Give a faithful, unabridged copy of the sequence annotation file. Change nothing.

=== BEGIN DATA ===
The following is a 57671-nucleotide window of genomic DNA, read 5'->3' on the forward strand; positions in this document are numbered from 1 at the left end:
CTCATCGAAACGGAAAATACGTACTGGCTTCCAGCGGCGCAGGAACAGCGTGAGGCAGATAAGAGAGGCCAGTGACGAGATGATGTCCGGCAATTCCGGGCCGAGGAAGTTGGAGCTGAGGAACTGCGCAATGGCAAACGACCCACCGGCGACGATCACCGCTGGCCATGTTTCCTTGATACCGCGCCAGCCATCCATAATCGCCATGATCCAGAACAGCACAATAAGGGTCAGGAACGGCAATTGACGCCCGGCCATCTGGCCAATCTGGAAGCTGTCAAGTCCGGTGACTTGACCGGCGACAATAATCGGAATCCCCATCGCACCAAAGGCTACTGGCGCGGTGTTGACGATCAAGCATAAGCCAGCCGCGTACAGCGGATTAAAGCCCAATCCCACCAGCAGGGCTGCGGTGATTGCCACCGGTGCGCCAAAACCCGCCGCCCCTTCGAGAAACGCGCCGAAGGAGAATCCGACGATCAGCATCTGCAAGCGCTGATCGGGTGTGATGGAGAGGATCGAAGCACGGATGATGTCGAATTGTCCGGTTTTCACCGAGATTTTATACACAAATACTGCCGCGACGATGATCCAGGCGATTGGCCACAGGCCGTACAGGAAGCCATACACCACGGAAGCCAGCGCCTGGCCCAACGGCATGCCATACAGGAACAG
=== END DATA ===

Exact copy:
The following is a 57671-nucleotide window of genomic DNA, read 5'->3' on the forward strand; positions in this document are numbered from 1 at the left end:
CTCATCGAAACGGAAAATACGTACTGGCTTCCAGCGGCGCAGGAACAGCGTGAGGCAGATAAGAGAGGCCAGTGACGAGATGATGTCCGGCAATTCCGGGCCGAGGAAGTTGGAGCTGAGGAACTGCGCAATGGCAAACGACCCACCGGCGACGATCACCGCTGGCCATGTTTCCTTGATACCGCGCCAGCCATCCATAATCGCCATGATCCAGAACAGCACAATAAGGGTCAGGAACGGCAATTGACGCCCGGCCATCTGGCCAATCTGGAAGCTGTCAAGTCCGGTGACTTGACCGGCGACAATAATCGGAATCCCCATCGCACCAAAGGCTACTGGCGCGGTGTTGACGATCAAGCATAAGCCAGCCGCGTACAGCGGATTAAAGCCCAATCCCACCAGCAGGGCTGCGGTGATTGCCACCGGTGCGCCAAAACCCGCCGCCCCTTCGAGAAACGCGCCGAAGGAGAATCCGACGATCAGCATCTGCAAGCGCTGATCGGGTGTGATGGAGAGGATCGAAGCACGGATGATGTCGAATTGTCCGGTTTTCACCGAGATTTTATACACAAATACTGCCGCGACGATGATCCAGGCGATTGGCCACAGGCCGTACAGGAAGCCATACACCACGGAAGCCAGCGCCTGGCCCAACGGCATGCCATACAGGAACAG